Martin (George A. Romero, 1977) -

Just an excellent vibe throughout.
Martin is an all-time favorite for me, and it might be my favorite horror film. The way that it explores the question of nature vs nurture, the wonderful ambiguity about whether certain sequences are real flashbacks or just fantasies, and the very fine line it walks between having a vulnerable, sympathetic protagonist and showing us the horrible things he does to innocent people. A lot of it just feels very human and empathetic, while at the same time being sad and horrifying.

Okay, a third into the month and let me take stock of what I've seen out of my original list (bolded what I've watched). I do intend to get to some of the suggestions brought up earlier, just too lazy to edit the list at the moment. Also, I meant to cross post my reviews here (for the ones I felt like writing about), but got too lazy to do that as well, so let me just link a bunch of them now.

The Deadly Spawn [rating]4[rating]
The Strangeness [rating]3_5[rating]
Baby Blood
Axe aka Lisa Lisa [rating]3_5[rating]
The Stuff
The Survivor
Suddenly in the Dark [rating]3_5[rating]
Woman Chasing the Butterfly of Death
We're Going to Eat You
The Queen of Black Magic
The Night Evelyn Came Home From the Grave
Alice Sweet Alice [rating]3_5[rating]
The Changeling
Let's Scare Jessica to Death [rating]3_5[rating]
I Drink Your Blood [rating]4[rating]
The Imp
Dracula Sucks

Also got to these:

Blood Shack

A bunch of Ray Dennis Steckler horror pornos (these defy ratings)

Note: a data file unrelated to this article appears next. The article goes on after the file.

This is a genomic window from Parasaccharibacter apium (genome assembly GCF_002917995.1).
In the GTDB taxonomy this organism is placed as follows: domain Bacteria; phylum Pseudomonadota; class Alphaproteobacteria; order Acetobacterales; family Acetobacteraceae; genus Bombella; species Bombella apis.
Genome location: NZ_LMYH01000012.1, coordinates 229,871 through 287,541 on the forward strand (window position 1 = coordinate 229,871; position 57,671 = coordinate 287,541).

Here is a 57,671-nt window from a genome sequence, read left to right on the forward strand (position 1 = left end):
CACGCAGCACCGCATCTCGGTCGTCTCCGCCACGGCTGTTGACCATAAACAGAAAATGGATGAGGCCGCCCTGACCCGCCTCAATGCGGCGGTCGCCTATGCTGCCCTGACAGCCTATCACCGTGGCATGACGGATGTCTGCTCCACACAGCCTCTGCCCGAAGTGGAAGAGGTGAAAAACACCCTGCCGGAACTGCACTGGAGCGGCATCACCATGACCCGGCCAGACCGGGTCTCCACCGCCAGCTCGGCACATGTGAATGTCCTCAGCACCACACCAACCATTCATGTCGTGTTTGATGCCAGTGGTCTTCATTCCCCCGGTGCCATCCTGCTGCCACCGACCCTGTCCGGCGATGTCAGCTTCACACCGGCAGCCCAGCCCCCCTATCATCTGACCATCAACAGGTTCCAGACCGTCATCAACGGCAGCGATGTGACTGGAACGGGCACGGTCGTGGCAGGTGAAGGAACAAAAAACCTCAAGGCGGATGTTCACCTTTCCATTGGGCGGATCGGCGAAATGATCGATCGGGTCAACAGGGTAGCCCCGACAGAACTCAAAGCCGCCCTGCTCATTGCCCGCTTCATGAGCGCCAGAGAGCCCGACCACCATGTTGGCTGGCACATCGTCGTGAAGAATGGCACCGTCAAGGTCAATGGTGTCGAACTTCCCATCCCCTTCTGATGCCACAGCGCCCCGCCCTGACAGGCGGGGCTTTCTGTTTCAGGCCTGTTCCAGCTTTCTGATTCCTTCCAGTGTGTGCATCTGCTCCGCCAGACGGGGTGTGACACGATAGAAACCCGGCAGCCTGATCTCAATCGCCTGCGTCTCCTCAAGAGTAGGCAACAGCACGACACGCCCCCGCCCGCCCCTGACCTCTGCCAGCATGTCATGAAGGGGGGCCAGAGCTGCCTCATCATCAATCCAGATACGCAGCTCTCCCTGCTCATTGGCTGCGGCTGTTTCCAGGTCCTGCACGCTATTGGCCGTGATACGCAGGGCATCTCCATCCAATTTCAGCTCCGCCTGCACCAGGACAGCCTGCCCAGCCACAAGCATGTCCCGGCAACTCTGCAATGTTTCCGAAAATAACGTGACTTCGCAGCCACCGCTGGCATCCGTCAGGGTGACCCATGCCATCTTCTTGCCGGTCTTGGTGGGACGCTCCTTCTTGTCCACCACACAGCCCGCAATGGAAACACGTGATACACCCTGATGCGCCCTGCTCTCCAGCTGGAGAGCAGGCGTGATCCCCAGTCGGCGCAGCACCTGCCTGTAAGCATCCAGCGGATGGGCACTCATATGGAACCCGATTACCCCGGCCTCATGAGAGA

Kidnapped Coed

Bloody Brothers (didn't bother rating)
A Virgin Among the Living Dead

Castle of Blood

Nightmare Castle

Oasis of the Zombies

Zombie Lake

Kill, Baby...Kill! (rewatch)

Killer Nun

Vampire Ecstasy


Vampyros Lesbos (rewatch)

She Killed in Ecstasy (rewatch)


Halloween: The Curse of Michael Myers

Halloween (2018) (rewatch)

I watched a pair of brand new direct-to-Netflix horror thrillers:

Till Death is kind of a Gerald’s Game knockoff starring Megan Fox. It starts off dull but gets a little better. Fox’s character has a traumatic backstory that’s supposed to make her more sympathetic but she plays every emotional beat like she’s annoyed and disinterested, making it harder for me to root for her. One of the villains is a real squirrely guy who did a great job and was fun to watch though.

There’s Someone Inside Your House is a teen slasher mystery thriller, very Scream-like without the meta. This was well made, did some stuff I haven’t seen before, and the killer had a neat gimmick. The end could have been a little more climactic but overall I was surprised at how enjoyable this was.

The Leopard Man -

This is a lean and mean horror tale about a small New Mexico town that becomes terrorized by a leopard on the loose. If anything, this movie is a masterclass in maintaining dread and tension. As soon as the beast in the title - which, I'm sorry to say, isn't an inspiration for Animorphs - is freed, I was always on guard for when the creature would claim another victim. I also like how the looming threat reveals the town's residents' true selves and how they really feel about each other, but in turn, it also revealed things about myself I'm ashamed of. The movie changes perspectives between various town residents associated with the leopard's handler, and for some of them, I found myself rooting for the leopard. At least the movie made me care enough, right? Alright, I'm the real monster! I get it! Anyway, while labeled as horror, the movie has more in common with serial killer movies, most notably the granddaddy of them all, M. Besides what I've mentioned about the town's emergency state, there's even a motif in the unsetting (and relevant) sound of castanets. Regardless of the movie's true genre, it's tense, frightening and deliciously dark. Oh, and when I said lean, I mean lean: it manages to do all of the above in under 70 minutes.
Last Great Movie Seen
Crossfire (Dmytryk, 1947)